The tiny village if Kamikatsu, in the densely wooded mountains of Shikoku island in south-west Japan, has a new obsession: rubbish.
It was not that long ago that life in Kamikatsu revolved around the state of the rice crop and the number of tourists arriving to soak in the restorative waters of the local hot spring.
Now the tiny village, in the densely wooded mountains of Shikoku island in south-west Japan, has a new obsession: rubbish.
Since 2003 Kamikatsu’s 2 000 residents have been part of a so-far unheralded ecological experiment that, if successful, could force bin-men across the country to look for new jobs.
Urban Japanese householders, who balk at having to divide rubbish into flammable and non-flammable items, bottles and cans, should spare a thought for their counterparts in Kamikatsu.
Here household waste must be separated into no fewer than 34 categories before being taken to a recycling centre where volunteers administer firm but polite reprimands to anyone who forgets to remove the lid from a plastic bottle.
At stake is Kamikatsu’s quest to end its dependence on incineration and landfill by 2020 and claim the title of Japan’s first zero-waste community.
An hour’s drive from the nearest city and 590km from Tokyo, the village was forced to change the way it managed its waste in 2000, when new regulations on emissions forced it to shut down its two incinerators.
“We were no longer able to burn our rubbish, so we thought the best policy was not to produce any in the first place,” said Sonoe Fujii of the village’s Zero Waste Academy, a non-profit organisation that oversees the scheme.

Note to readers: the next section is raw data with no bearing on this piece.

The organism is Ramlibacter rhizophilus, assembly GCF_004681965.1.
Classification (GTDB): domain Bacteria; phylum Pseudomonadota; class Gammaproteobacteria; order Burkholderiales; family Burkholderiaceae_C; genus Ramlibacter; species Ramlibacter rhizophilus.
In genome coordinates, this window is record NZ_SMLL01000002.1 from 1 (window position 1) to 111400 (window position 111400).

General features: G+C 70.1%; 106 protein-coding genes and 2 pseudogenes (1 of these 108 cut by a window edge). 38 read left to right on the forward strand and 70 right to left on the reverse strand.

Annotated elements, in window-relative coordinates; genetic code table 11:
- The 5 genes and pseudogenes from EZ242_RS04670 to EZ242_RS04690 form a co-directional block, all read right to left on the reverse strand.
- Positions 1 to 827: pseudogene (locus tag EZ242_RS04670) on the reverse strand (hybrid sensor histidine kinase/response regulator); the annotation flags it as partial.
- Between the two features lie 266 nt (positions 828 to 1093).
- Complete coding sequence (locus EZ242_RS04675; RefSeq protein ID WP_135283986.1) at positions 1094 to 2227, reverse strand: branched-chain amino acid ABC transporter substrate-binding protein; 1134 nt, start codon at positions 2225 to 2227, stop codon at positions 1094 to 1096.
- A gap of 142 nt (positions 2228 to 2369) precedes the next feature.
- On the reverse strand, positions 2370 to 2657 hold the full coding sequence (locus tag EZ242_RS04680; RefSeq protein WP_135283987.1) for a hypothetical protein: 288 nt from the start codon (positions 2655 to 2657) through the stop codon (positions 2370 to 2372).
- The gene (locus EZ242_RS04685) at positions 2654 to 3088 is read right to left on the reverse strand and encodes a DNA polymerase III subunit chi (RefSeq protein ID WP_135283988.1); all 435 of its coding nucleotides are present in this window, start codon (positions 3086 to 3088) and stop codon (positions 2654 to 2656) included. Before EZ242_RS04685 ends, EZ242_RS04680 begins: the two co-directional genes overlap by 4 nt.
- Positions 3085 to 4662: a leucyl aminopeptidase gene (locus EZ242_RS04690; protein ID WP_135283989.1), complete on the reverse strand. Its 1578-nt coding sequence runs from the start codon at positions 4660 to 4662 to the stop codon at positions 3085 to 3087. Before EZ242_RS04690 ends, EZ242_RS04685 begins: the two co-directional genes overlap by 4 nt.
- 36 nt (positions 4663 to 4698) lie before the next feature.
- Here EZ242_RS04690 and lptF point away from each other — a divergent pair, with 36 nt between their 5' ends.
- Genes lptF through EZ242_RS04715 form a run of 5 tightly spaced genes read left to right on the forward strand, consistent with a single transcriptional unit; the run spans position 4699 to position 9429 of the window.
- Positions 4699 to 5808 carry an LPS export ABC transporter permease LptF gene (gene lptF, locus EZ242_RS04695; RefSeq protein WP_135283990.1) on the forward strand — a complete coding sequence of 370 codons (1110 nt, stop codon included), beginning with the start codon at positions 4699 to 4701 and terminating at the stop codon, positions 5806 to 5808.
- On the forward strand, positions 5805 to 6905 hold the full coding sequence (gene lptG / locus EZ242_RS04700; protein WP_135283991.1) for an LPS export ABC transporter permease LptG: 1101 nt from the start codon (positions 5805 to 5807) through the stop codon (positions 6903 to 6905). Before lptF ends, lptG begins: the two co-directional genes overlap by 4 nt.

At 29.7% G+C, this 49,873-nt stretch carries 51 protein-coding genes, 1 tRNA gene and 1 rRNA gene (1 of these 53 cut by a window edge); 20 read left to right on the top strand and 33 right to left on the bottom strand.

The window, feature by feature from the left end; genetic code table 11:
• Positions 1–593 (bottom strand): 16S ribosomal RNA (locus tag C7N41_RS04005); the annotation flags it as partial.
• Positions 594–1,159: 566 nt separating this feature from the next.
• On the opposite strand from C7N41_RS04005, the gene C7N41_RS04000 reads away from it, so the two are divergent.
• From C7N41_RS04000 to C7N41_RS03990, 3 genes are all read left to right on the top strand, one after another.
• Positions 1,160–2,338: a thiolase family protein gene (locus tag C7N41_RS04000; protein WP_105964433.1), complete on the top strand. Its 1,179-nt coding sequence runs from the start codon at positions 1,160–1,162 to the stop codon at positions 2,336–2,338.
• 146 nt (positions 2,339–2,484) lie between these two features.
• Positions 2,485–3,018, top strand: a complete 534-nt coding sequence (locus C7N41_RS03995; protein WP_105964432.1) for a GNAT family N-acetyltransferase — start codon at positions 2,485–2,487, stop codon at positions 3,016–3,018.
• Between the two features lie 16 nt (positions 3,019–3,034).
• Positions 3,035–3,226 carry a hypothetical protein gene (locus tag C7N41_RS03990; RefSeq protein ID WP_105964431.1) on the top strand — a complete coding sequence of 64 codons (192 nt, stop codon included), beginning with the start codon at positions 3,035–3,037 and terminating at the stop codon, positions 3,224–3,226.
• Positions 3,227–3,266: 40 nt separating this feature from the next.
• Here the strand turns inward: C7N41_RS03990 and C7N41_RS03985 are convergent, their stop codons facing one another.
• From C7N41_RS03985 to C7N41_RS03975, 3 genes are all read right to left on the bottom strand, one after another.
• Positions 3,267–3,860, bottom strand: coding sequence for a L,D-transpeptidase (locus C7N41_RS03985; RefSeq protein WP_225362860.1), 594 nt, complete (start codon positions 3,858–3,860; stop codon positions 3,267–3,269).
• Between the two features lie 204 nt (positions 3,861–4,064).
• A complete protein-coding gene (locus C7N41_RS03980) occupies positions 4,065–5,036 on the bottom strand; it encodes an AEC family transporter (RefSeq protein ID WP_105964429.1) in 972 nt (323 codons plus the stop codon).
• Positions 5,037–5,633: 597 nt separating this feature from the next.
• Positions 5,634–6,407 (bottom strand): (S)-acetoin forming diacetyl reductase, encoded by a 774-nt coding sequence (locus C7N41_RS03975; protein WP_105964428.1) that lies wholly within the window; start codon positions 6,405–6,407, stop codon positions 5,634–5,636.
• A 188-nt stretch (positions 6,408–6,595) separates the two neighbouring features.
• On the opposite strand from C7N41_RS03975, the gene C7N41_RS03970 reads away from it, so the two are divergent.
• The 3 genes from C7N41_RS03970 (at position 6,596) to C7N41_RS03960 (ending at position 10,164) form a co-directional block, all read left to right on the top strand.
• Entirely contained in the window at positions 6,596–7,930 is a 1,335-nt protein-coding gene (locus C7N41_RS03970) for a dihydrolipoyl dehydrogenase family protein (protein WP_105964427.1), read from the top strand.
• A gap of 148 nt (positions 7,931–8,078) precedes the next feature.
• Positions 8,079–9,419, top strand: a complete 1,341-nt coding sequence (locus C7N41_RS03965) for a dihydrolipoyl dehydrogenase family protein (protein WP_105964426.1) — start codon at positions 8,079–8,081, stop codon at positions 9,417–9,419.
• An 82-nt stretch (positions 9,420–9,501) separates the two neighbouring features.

Despite initial opposition, the zero waste declaration, passed by the village assembly in 2003, has spawned an unlikely army of ecowarriors.
When Kikue Nii is not catching fish from the river at the bottom of her garden, she is up to her elbows in garbage.
“At first it was very hard work,” said the 65-year-old, as she emptied another bowl of vegetable peelings into the electric garbage disposal unit next to her back door.
In the corner of her garden, more kitchen waste sat in a conventional composter, waiting to help nurture a new supply of tomatoes and spring onions.
“I was working when the scheme started and found myself spending my lunch break dealing with our rubbish,” she said.
“It took ages to sort everything into different types. But it comes naturally now.”
That Nii and her neighbours struggled in the early days of the zero-waste campaign is understandable, given the daunting number of rules.
Glass bottles must be relieved of their caps and sorted by colour.
Plastic bottles for soy sauce and cooking oil must be kept separate from polyethylene teraphthalate bottles.
All bottles, cans and even plastic food wrappers must be washed thoroughly; newspapers and magazines have to be piled into neat bundles tied with a twine made from recycled milk cartons. —